American Household Net Worth Hits Record High

American household wealth has hit a new record high. Recent data suggests that the net worth of U.S. households and non-profit organizations rose 14% or about $10 trillion to $80.7 trillion which is even greater than the pre-recession high of $76.6 trillion. Household net worth is calculated by aggregating the value of homes, stocks, and other assets after accounting for debts and liabilities. These numbers run contrary and show a marked improvement to the bleak future that was projected during the recession.

However much of this wealth is lopsided as it is going to the already affluent. In spite of the increase in wealth, there is not much consumer spending, suggesting that there is an increasing gap in wealth inequality. Much of this increase in the net worth was from the capital markets as the equity markets saw steep gains with S&P 500 index reaching 30% last year. This led to the weight of stocks and bonds as a percentage of total net worth to increase to 35%, a figure that has not reached such heights since the dot com bubble. Since the wealthy are more likely to invest in the stock-market, they benefitted from these gains and so stock market and mutual fund investments saw an aggregate increase of $5.6 trillion. Middle-class Americans on the other hand, whose largest investment are in residential real estate, only saw gains of about $2.3 trillion.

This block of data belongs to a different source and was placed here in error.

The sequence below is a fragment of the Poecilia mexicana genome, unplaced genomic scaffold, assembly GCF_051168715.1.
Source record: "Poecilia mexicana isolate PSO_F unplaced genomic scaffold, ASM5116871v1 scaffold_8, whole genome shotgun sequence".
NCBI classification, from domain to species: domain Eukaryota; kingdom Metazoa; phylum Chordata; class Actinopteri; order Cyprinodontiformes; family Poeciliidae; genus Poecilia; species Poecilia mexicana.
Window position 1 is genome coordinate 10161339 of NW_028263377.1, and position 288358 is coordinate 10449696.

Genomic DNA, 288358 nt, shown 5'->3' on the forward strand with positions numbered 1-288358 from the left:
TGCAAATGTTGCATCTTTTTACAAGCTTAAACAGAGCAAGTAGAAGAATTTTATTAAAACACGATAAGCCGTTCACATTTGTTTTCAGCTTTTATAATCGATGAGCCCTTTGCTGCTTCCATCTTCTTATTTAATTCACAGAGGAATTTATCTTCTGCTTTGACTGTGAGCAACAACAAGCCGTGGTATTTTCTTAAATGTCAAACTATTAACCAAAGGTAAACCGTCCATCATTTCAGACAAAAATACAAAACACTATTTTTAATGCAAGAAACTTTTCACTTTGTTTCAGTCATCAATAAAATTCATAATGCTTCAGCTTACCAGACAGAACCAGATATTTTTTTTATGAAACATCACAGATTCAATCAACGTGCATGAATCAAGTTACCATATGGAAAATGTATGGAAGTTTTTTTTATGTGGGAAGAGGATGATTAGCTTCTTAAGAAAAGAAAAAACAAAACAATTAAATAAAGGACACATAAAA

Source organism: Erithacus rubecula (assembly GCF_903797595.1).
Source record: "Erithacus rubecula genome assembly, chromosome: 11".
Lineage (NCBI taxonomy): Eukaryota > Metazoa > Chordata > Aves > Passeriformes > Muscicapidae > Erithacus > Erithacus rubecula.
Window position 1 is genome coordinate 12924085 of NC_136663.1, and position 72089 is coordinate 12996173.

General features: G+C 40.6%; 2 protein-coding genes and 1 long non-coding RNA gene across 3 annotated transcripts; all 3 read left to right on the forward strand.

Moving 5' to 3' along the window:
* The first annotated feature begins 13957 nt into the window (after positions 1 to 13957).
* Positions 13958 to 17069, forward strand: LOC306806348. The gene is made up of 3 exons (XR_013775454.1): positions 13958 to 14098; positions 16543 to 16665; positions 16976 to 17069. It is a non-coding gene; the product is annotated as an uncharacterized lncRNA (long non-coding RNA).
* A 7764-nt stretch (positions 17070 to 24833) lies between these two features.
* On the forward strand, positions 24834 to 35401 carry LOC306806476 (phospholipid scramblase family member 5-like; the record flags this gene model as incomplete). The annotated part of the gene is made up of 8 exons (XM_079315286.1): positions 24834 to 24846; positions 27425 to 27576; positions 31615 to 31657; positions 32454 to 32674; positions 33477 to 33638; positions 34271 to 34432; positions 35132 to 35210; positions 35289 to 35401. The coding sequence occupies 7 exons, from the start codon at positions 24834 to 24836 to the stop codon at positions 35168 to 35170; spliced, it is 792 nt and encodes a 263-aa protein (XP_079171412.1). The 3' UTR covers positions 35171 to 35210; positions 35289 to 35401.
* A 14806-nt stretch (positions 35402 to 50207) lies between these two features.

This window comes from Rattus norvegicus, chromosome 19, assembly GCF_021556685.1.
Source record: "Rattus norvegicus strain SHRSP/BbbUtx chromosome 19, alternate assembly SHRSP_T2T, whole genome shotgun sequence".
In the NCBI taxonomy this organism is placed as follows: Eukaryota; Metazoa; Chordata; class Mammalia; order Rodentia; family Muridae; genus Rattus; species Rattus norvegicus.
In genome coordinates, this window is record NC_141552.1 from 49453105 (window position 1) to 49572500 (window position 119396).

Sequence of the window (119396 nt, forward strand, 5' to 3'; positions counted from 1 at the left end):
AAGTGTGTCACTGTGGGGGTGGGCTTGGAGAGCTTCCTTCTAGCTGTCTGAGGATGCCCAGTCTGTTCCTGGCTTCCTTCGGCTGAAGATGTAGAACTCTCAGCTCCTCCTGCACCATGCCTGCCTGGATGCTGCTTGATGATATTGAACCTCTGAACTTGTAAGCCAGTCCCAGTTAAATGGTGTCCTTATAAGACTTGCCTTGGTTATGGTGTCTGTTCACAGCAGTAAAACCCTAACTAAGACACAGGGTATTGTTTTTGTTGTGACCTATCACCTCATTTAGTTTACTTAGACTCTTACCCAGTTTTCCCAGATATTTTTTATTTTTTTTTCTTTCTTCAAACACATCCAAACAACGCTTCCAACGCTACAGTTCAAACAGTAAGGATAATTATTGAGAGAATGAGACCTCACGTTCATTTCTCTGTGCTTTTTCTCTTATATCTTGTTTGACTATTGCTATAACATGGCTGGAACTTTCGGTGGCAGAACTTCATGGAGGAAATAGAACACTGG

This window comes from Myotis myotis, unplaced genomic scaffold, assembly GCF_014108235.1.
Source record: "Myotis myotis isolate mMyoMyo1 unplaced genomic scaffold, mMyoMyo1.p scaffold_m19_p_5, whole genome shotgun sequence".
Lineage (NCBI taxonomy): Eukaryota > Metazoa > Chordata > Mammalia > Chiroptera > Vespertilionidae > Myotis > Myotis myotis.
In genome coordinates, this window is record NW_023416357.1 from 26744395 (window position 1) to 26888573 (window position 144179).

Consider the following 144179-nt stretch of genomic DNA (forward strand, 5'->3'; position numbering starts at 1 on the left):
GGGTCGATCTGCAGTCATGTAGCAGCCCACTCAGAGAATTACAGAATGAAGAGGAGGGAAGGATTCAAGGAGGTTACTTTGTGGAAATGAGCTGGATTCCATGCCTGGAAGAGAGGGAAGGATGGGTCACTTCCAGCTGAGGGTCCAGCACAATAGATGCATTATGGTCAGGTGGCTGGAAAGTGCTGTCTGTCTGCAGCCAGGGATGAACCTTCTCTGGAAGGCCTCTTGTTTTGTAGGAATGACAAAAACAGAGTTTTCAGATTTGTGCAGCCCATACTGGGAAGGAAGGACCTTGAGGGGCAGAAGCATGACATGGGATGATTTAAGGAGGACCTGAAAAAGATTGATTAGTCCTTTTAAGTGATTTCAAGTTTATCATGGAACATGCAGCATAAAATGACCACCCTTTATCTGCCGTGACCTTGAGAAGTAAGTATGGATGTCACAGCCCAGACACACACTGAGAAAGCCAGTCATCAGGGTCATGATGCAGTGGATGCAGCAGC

The data also suggests that households are decreasing their debt burdens, borrowing only 109% of their disposable income in the fourth quarter compared to 135% in 2007. While debt burdens are decreasing, households did increase their borrowing rate to 0.9% which has been the highest percentage increase since 2007. This is good news as Americans hopefully start to borrow and spend more to stimulate the economy.

In light of recent positive market reports and indicators as well as an increase in total American wealth, I believe that economic recovery seems to be in progress, but until middle-class Americans gain a larger share of the wealth and feel more comfortable borrowing and spending, the economy will be slow to pick up the pace on the recovery.

  • Roshan J. Panicker